Ellen G. White Writings

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Homeward Bound, Page 225

Power to Think and Do, July 20

The price of wisdom is above rubies.—Job 28:18.

The Holy Scriptures are the perfect standard of truth, and as such should be given the highest place in education. To obtain an education worthy of the name, we must receive a knowledge of God, the Creator, and of Christ, the Redeemer, as they are revealed in the sacred word.

Every human being, created in the image of God, is endowed with a power akin to that of the Creator—individuality, power to think and to do. The people in whom this power is developed are the ones who bear responsibilities, who are leaders in enterprise, and who influence character. It is the work of true education to develop this power, to train the youth to be thinkers, and not mere reflectors of the thought of others. Instead of confining their study to that which others have said or written, let students be directed to the sources of truth, to the vast fields opened for research in nature and revelation. Let them contemplate the great facts of duty and destiny, and the mind will expand and strengthen. Instead of educated weaklings, institutions of learning may send forth people strong to think and to act, who are masters and not slaves of circumstances, who possess breadth of mind, clearness of thought, and the courage of their convictions.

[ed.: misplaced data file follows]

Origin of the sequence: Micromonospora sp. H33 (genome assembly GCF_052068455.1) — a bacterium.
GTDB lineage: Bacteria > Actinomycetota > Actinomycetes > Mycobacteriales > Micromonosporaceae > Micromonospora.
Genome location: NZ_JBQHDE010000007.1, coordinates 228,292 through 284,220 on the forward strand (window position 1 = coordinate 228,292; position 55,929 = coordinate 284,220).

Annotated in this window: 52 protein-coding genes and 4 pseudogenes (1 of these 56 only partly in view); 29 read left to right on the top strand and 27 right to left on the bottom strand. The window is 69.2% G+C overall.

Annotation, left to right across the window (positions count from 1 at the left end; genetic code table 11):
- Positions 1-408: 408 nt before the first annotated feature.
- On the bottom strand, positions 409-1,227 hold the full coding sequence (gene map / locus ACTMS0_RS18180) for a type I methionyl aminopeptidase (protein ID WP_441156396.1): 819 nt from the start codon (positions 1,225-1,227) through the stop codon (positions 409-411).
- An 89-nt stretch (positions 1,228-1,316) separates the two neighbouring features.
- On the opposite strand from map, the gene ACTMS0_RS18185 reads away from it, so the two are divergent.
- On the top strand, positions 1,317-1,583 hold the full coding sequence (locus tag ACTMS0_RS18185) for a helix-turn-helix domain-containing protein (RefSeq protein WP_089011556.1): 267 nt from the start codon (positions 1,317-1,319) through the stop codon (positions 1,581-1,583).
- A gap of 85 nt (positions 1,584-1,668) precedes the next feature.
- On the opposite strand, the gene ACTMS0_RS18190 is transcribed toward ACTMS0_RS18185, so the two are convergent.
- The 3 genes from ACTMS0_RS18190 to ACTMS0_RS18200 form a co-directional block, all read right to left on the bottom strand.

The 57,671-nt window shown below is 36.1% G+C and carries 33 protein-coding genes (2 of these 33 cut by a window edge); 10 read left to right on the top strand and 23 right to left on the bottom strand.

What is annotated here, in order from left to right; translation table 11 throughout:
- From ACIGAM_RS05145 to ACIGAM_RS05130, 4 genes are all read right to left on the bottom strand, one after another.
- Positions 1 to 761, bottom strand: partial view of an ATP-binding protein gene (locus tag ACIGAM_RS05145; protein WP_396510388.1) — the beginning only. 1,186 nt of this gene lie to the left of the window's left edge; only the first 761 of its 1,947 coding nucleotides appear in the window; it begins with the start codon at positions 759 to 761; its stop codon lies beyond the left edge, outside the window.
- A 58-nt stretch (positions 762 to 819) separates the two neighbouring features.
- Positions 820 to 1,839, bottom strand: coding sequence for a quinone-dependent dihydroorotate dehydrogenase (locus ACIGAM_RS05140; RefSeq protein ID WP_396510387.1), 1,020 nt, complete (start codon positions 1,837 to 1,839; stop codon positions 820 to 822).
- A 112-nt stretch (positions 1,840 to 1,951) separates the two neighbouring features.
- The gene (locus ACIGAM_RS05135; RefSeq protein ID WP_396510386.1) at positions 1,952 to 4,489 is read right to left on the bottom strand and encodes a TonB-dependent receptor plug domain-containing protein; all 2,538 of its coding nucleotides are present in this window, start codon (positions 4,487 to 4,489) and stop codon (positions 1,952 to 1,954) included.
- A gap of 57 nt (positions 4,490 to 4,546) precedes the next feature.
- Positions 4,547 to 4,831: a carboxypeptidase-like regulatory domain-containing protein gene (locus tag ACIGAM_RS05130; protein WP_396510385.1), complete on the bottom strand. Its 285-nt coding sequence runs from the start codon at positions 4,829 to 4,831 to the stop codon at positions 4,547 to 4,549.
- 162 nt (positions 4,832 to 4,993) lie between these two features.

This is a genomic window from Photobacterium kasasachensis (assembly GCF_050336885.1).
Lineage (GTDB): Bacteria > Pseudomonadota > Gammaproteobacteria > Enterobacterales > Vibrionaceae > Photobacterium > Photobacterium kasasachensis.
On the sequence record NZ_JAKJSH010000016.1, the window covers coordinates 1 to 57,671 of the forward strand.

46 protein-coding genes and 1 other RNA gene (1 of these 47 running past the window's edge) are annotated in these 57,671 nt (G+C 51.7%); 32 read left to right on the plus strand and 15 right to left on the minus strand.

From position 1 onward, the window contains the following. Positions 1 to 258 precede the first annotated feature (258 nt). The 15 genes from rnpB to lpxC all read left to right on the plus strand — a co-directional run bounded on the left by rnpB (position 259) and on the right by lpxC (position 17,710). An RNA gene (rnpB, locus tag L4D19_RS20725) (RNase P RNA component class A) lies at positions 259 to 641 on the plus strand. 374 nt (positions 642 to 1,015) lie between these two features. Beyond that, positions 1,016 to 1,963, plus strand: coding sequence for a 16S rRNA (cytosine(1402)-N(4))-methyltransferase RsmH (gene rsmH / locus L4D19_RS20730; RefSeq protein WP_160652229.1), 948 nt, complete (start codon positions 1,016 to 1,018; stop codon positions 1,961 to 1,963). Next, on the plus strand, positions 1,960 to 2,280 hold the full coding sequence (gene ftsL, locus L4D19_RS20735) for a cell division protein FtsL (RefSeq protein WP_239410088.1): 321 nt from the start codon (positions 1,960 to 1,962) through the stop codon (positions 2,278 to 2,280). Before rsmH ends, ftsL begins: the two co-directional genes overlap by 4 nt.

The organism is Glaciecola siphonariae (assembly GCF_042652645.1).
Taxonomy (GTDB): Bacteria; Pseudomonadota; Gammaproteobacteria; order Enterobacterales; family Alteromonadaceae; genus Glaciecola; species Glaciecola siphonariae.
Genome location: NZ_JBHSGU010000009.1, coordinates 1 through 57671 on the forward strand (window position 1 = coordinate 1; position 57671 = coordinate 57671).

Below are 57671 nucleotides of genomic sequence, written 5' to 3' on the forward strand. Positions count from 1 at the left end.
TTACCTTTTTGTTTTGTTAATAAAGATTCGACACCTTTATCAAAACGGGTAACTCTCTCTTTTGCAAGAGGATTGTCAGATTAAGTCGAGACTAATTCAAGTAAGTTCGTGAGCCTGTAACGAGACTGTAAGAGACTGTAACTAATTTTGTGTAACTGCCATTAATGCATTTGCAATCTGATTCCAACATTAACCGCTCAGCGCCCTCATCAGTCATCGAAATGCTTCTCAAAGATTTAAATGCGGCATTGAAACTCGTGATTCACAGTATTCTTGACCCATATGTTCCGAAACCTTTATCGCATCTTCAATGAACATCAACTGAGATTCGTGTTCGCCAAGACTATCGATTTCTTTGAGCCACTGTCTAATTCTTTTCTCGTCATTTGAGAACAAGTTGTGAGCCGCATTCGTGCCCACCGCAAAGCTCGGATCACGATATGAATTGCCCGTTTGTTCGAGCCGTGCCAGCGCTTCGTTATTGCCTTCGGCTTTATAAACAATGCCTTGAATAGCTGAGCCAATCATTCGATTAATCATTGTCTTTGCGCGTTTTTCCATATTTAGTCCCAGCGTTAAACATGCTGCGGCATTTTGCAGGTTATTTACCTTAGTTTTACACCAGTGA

Such an education provides more than mental discipline; it provides more than physical training. It strengthens the character, so that truth and uprightness are not sacrificed to selfish desire or worldly ambition. It fortifies the mind against evil. Instead of some master passion becoming a power to destroy, every motive and desire are brought into conformity to the great principles of right. As the perfection of His character is dwelt upon, the mind is renewed, and the soul is re-created in the image of God. . . .

Higher than the highest human thought can reach is God’s ideal for His children. Godliness—godlikeness—is the goal to be reached. Before the students there is opened a path of continual progress. They have an object to achieve, a standard to attain, that includes everything good, and pure, and noble. They will advance as fast and as far as possible in every branch of true knowledge. But their efforts will be directed to objects as much higher than mere selfish and temporal interests as the heavens are higher than the earth.—Education, 17-19.

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